The improved picker device or gripper 18 incorporating a pivotal blocker or stripper 20 according to the invention may be used in the diskette moving system illustrated in FIGS. 1 and 2. The system includes a plurality of diskettes 22 which may be of the type disclosed in U.S. Pat. No. 3,668,658 and each of which includes an outer jacket 24 and a magnetic disk 26 of thin flexible material within the jacket 24. The diskettes 22 are initially disposed in a storage magazine 28. The magazine 28 may contain suitable internal ribs and grooves for holding the diskettes 22 separated and may be of the type disclosed in the U.S. patent application of David R. Wilson, Ser. No. 888,435, filed Mar. 20, 1978, now U.S. Pat. No. 4,162,006. The magazine 28 is movable in direction 30 under actuation by any suitable power source. The disk 26 of each of the diskettes 22 has a central opening 26a through it, and the jacket 24 has somewhat larger central openings 24a and elongate openings 24b through its two thicknesses. Suitable magnetic transducers may extend through the openings 24b to thus be in contact with the disk 26 of a diskette 22 as the disk rotates for data transferring action when the diskette is in a data transferring position at least partially withdrawn from the magazine 28.
The gripper 18 is fixed on a carriage 32 which is slideably disposed on a pair of guide rods 34 and 36. The carriage 32 is movable in directions 38 and 39 by means of a motor 40 connected to the carriage 32 by means of a thrust rod 41.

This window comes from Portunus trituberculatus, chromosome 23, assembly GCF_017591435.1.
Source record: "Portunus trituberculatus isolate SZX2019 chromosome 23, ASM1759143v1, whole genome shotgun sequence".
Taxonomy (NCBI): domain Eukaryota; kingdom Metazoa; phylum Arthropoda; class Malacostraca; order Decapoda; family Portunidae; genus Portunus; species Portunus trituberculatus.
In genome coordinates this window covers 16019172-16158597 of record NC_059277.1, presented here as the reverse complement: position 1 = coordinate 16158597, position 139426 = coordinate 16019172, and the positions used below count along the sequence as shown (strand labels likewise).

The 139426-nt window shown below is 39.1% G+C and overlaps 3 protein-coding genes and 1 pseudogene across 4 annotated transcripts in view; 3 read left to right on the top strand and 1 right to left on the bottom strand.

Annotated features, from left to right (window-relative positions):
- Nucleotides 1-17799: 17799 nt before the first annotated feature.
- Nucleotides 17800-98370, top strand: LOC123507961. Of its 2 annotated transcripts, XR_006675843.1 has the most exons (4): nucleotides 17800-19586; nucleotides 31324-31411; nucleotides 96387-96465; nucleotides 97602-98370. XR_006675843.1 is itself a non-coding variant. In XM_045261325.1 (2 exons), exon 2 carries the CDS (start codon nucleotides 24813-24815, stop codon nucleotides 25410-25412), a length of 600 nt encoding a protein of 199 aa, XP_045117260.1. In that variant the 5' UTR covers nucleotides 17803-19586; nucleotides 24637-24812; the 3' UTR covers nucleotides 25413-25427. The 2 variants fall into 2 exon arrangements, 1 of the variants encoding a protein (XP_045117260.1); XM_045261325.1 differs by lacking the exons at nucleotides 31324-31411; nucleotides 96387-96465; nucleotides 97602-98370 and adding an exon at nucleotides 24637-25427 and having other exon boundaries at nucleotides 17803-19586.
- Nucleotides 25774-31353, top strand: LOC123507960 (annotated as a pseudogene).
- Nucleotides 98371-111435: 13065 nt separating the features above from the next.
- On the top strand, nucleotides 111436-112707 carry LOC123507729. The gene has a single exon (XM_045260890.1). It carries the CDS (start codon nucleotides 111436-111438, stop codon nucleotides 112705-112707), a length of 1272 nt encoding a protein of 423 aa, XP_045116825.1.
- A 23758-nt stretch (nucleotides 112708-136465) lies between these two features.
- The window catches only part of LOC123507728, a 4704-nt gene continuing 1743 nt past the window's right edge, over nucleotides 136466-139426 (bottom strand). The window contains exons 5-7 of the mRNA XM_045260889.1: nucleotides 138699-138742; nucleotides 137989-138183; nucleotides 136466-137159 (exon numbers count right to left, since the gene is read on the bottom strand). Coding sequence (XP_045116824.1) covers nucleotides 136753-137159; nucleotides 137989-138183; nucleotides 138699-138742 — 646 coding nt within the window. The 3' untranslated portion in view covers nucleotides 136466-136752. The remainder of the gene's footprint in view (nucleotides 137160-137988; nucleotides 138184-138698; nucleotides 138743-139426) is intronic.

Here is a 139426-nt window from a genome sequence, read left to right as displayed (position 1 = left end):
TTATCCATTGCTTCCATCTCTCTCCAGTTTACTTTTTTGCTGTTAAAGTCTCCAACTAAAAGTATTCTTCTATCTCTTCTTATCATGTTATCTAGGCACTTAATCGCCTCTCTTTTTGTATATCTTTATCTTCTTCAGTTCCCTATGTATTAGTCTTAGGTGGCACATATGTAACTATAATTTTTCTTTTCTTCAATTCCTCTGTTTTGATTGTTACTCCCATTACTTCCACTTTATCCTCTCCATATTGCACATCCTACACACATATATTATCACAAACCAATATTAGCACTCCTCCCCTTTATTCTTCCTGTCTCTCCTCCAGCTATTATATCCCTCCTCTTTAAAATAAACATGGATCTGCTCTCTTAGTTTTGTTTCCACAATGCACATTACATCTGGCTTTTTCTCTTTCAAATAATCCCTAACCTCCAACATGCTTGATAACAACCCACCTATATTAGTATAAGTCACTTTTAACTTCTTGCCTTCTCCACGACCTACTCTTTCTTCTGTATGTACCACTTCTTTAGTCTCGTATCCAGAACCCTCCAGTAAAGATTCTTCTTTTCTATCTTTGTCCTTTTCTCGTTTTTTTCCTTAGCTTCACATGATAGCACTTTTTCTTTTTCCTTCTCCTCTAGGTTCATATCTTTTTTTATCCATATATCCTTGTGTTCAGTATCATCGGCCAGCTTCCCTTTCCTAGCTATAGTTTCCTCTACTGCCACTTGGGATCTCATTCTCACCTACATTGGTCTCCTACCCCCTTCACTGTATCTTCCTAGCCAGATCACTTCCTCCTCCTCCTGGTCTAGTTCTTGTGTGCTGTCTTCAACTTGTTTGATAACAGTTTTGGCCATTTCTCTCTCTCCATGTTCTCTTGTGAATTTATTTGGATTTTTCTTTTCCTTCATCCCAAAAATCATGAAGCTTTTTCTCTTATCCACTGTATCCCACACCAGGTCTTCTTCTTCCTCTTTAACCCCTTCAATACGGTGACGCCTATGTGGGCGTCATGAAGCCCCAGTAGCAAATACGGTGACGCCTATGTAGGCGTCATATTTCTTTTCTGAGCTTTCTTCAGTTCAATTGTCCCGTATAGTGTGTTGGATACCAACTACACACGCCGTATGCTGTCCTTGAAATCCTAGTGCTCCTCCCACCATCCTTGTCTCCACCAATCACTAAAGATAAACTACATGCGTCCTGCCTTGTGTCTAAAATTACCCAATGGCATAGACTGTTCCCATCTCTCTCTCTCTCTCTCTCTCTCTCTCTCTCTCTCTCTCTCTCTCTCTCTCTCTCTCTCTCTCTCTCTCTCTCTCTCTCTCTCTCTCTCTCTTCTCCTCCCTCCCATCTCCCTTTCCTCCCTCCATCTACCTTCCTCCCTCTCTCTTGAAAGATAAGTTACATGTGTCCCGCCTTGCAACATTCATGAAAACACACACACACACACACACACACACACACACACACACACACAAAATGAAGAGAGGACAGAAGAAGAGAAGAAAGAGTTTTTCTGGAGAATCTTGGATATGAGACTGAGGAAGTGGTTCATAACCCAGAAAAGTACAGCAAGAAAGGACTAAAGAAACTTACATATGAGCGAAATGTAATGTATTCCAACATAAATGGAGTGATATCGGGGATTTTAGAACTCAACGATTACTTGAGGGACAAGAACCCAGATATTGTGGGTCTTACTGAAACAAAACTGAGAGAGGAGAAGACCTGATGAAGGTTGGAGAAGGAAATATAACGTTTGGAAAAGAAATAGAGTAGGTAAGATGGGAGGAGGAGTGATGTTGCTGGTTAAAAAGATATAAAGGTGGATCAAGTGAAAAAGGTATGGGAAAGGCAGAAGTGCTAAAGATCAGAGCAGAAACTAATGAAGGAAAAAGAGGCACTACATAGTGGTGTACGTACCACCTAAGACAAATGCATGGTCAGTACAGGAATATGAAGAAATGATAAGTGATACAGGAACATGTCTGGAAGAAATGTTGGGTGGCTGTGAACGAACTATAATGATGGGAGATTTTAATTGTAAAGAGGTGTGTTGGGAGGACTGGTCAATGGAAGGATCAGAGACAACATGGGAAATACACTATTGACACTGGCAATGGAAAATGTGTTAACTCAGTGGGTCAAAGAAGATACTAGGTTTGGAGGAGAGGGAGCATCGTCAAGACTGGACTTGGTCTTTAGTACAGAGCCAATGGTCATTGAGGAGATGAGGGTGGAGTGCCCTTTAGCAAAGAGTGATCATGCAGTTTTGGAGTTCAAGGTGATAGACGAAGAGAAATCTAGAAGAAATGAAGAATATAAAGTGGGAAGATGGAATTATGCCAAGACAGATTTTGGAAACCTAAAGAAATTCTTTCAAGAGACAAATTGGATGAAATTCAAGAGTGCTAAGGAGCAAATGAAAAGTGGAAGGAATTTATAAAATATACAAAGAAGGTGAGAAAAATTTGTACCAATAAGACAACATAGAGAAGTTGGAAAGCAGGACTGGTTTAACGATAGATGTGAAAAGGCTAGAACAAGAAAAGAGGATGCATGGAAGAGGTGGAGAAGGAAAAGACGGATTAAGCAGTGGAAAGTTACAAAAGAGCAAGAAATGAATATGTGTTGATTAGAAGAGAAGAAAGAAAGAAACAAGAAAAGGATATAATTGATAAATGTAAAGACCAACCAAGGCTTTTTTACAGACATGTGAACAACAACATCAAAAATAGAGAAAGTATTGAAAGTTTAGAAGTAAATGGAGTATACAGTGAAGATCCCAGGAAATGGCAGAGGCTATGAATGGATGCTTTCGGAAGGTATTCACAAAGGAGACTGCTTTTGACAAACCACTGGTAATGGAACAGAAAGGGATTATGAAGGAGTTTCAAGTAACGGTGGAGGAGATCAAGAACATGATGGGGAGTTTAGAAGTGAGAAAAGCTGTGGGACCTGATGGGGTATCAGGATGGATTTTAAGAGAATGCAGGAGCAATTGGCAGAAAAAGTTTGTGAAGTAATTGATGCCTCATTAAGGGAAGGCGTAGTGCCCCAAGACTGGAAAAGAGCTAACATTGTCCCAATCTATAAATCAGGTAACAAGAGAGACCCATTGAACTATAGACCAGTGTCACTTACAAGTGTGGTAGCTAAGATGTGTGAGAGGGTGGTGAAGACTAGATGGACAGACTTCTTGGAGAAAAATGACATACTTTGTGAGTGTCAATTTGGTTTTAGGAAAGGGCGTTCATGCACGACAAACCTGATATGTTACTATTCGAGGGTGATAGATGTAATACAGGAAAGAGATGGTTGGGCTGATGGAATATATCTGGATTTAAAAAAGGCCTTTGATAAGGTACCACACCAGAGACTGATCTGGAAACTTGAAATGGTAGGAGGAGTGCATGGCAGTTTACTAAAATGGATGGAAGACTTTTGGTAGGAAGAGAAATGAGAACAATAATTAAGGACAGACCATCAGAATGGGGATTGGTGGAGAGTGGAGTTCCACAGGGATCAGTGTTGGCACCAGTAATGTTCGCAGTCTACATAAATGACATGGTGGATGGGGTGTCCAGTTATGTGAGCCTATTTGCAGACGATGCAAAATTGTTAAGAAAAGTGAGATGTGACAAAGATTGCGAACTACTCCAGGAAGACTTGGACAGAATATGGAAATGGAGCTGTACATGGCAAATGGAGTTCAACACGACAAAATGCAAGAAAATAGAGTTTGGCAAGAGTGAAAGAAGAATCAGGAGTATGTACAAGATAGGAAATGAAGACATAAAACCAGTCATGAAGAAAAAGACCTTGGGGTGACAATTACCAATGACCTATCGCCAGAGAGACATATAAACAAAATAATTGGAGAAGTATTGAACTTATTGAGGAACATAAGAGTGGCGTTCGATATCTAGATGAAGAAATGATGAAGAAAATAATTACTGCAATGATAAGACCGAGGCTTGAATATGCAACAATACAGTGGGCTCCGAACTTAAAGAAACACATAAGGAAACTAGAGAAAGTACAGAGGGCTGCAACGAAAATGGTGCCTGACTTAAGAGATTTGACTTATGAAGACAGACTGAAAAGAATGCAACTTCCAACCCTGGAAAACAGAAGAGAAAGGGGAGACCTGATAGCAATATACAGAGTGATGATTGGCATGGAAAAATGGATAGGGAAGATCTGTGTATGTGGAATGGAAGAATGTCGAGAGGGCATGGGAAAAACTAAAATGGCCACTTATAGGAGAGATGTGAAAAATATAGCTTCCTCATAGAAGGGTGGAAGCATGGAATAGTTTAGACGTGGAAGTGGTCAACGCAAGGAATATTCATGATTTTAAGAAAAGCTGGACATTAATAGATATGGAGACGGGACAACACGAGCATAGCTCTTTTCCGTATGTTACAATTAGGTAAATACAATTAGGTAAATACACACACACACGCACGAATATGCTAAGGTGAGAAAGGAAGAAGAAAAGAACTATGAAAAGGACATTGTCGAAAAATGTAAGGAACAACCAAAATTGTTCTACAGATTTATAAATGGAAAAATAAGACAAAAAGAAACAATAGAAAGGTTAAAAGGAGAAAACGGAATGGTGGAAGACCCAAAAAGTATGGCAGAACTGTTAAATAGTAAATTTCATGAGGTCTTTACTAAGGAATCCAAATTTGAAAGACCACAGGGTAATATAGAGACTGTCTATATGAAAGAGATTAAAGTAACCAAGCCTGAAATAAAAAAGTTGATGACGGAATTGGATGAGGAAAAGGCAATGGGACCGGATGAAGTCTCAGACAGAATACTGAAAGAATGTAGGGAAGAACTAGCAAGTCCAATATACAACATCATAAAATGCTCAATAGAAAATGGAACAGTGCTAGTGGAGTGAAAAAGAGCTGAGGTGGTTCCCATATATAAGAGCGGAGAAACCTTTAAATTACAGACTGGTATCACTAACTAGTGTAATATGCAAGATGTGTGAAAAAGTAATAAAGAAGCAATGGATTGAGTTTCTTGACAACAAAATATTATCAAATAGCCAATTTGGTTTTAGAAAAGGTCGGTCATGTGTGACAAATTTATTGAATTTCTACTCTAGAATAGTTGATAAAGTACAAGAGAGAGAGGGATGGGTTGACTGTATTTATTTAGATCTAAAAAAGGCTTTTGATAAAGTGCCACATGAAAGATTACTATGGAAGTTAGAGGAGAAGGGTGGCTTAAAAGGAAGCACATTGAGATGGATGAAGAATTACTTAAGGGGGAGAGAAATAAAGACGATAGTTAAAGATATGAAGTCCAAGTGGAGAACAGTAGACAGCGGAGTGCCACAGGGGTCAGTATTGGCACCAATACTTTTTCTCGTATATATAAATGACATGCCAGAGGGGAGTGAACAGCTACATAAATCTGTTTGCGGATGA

The gripper 18 is clothespin-like and comprises a base 42 and a pair of opposite arms 44 and 46 fixed with respect to the base 42 (see FIG. 6). The arm 44 is of rigid material. The arm 46 has a tip portion 48 of solid rigid material and, except for its tip portion 48, is leaf spring steel so that the inherent resiliency of the arm 46 swings it toward the arm 44. The arm 44 is provided with a boss portion 49 extending toward the arm 46 and constituting a stop for limiting the swinging movement of the arm 46 toward the arm 44. With no separating force on the arms 44 and 46, the arm 46 contacts the boss portion 49 due to the spring action of the arm 46.
A diskette 22 in alignment with the gripper 18 is adapted to be moved out of the magazine 28 by the gripper 18 into an elongate slot 52 formed by upstanding ribs 54 and 56 (see FIG. 4) which are parallel with the rods 34 and 36. The diskette 22 is disposed in the magazine 28 in a plane parallel with the rods 34 and 36, the ribs 54 and 56 and the arm 44 and has one side surface in particular in the same plane as the internal arm surface 44b as shown in FIG. 6.
The gripper 18 moves the diskette 22 in direction 39 into its position as illustrated in FIGS. 3 and 4 which is the data transferring position of the diskette 22 at which transducers may be moved through the jacket openings 24b for data transferring action with respect to the disk 26 of the diskette 22. A fixed stop 58 limits the movement of the diskette 22 in the direction 39; and, in this position, the central opening 26a of the disk 26 is in axial alignment with the longitudinal centers of a drive spindle 60 and a collet 62 (see FIG. 3). The drive spindle 60 is rotatably driven by any suitable power source (not shown), and the collet 62 is adapted to be moved toward the spindle 60 so as to grip the disk 26 between the collet 62 and spindle 60. A motor 64 of any suitable construction is provided for moving the collet 62 toward the spindle 60 for this disk engaging action.